Remember, you won’t be the only ones falling back to your core. If history is any guide many foundations and grantmakers will experiment with new and innovative programs in the good times but will retreat to the tried and true during the bad times. Don’t be a fair weather friend yourself. The deeper your relationship with your foundations, the more likely you’ll be able to count on them when things get tough.
4. Make Fixed Costs Variable
In every organization, there is a chunk of costs that you can’t really change or get out of in the short term. The biggest one is your people. Layoffs are incredibly disruptive, painful, and demoralizing, even when done well. Fortunately, there are other ways to reduce your commitments as the storm hits.
Review fixed costs like rent and facilities. Long leases may save you money but also represent big liabilities. Three months into a recession, you may happily want to take office space at less rent, but if you are stuck into a multi-year lease, there may be little room to maneuver. Month to month leases may be more expensive in the short term but easier to get out of.
Another option for reducing your commitments is to review ways to outsource activities. Consider this for less mission-critical work where outsourcing would be less expensive and won’t compromise your short-term ability to have impact. Examples relevant to your organization might include human resources, design, website hosting, technology, marketing, or bookkeeping. By outsourcing, you can create more flexibility to scale your level of investment up or down as appropriate.
5. Build Cash
Build a healthy cash reserve in the good times. Once things go south, it’s too late. Did we mention? These are the good times.
For most organizations we know predicting how much revenue they’ll raise next year is an inexact science. We’ve seen many organizations make reasonable projections that later looked wildly optimistic when the stock market crashed three months into their fiscal year. In general, if you’re conservative about the money you project to raise next year, you’ll be in a better spot if the economy turns. Of course, if things go well you can save some or all of that surplus as a cash reserve.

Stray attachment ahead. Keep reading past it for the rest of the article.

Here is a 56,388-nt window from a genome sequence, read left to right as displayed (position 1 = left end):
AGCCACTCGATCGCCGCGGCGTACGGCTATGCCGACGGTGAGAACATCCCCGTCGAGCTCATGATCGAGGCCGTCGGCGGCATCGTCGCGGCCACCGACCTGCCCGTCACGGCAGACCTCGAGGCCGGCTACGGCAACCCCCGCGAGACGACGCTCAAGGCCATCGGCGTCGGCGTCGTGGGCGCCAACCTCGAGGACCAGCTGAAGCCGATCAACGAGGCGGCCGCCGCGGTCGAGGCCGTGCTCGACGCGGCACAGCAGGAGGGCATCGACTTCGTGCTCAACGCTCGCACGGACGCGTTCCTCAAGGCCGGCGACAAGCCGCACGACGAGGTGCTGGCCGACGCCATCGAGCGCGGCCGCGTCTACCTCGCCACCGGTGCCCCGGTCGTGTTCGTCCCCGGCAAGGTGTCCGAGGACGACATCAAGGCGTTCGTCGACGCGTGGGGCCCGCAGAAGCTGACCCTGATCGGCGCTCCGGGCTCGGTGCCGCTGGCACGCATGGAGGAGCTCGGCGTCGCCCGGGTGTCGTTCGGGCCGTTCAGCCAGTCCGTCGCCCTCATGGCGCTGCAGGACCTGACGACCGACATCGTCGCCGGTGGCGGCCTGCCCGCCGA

It’s not easy to say ‘no’ to worthwhile projects in order to put cash in the bank. But remember: once the recession hits you can’t help people outside the organization if you can’t make payroll.
How Room40 Can Help
Did one of these steps made you say ‘uh-oh’? Not sure how your organization’s current strategy makes sense in the context of a howling recession? Don’t panic!
Room40 Group can help you with any and all the above. Our founders and principals helped navigate nonprofits through the worst of past recessions and out the other side. We can help you figure out the best way for your organization to face any number of challenges and make plans that will help you feel much better about the future. Get in touch!
6. Take advantage of someone else’s money
Another way to build a cash reserve is to borrow it, especially while circumstances are good. The best time to set up a line of credit is when you don’t need one. Banks need people to borrow and are far more likely to agree to favorable terms when demand for these services is low. In good times banks offer all kinds of incentives to borrow. These incentives disappear with lightning speed once the bad times arrive. If you don’t have a line of credit, now is the time to talk with your financial advisor about finding a loan that’s a good fit. If you do have a line of credit, consider negotiating for a larger limit.
In addition, pre-recessions are a good time to renegotiate your payment terms with your vendors. If you have a vendor that you pay every 15-30 days, see if you can arrange to pay every 60 days. If you ever find yourself in a tough cash position, then having flexibility here means you can hold onto cash longer and have more time to get gifts in before the bill is due. People are more likely to give you favorable terms in a good market. Once things go south your vendors are going to start looking to speed up their own collections.
Stress and isolation for nonprofit leaders are already very real and difficult parts of the job. Fair warning: they don’t get better when the future of your organization is in question.
We’ve talked so far about things you can do to prepare your nonprofit for recession. Equally important is your plan for how you are going to take care of yourself. Those of you who were leading organizations in 2002 or 2008 likely remember the stress and trauma of keeping things going when the American financial system went up in flames. It’s taxing to be the one providing stability and a way forward for others in moments of chaos. So, finding ways to manage your stress and take care of yourself is just as important as anything else you could do for your organization. If how you talk about your organization to your staff and donors is reflective of your stress and fear, then it’ll be that much harder for your message to inspire and motivate.
Do you have a mentor you can turn to? Can you identify healthy ways to manage stress that work for you? How can you make time for those activities or people even when you are completely slammed? Build the supportive network and the practices in the good times that can bolster you in the hard times.